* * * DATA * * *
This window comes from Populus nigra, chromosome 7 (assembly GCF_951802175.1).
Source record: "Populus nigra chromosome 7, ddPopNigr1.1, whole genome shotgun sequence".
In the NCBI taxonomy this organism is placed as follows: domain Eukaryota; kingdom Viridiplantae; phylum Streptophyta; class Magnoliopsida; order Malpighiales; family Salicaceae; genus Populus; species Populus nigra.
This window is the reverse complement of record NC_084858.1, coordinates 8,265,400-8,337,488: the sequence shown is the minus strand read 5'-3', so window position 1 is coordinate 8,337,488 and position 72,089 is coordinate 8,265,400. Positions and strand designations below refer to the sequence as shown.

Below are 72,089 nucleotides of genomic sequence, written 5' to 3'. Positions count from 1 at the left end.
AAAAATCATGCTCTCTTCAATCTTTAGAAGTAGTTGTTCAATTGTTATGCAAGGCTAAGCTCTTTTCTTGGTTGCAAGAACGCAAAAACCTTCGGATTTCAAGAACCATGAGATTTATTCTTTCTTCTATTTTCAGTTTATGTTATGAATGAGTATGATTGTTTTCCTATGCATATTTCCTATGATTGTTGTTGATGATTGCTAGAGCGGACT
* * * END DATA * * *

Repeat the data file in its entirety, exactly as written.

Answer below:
This window comes from Populus nigra, chromosome 7 (assembly GCF_951802175.1).
Source record: "Populus nigra chromosome 7, ddPopNigr1.1, whole genome shotgun sequence".
In the NCBI taxonomy this organism is placed as follows: domain Eukaryota; kingdom Viridiplantae; phylum Streptophyta; class Magnoliopsida; order Malpighiales; family Salicaceae; genus Populus; species Populus nigra.
This window is the reverse complement of record NC_084858.1, coordinates 8,265,400-8,337,488: the sequence shown is the minus strand read 5'-3', so window position 1 is coordinate 8,337,488 and position 72,089 is coordinate 8,265,400. Positions and strand designations below refer to the sequence as shown.

Below are 72,089 nucleotides of genomic sequence, written 5' to 3'. Positions count from 1 at the left end.
AAAAATCATGCTCTCTTCAATCTTTAGAAGTAGTTGTTCAATTGTTATGCAAGGCTAAGCTCTTTTCTTGGTTGCAAGAACGCAAAAACCTTCGGATTTCAAGAACCATGAGATTTATTCTTTCTTCTATTTTCAGTTTATGTTATGAATGAGTATGATTGTTTTCCTATGCATATTTCCTATGATTGTTGTTGATGATTGCTAGAGCGGACT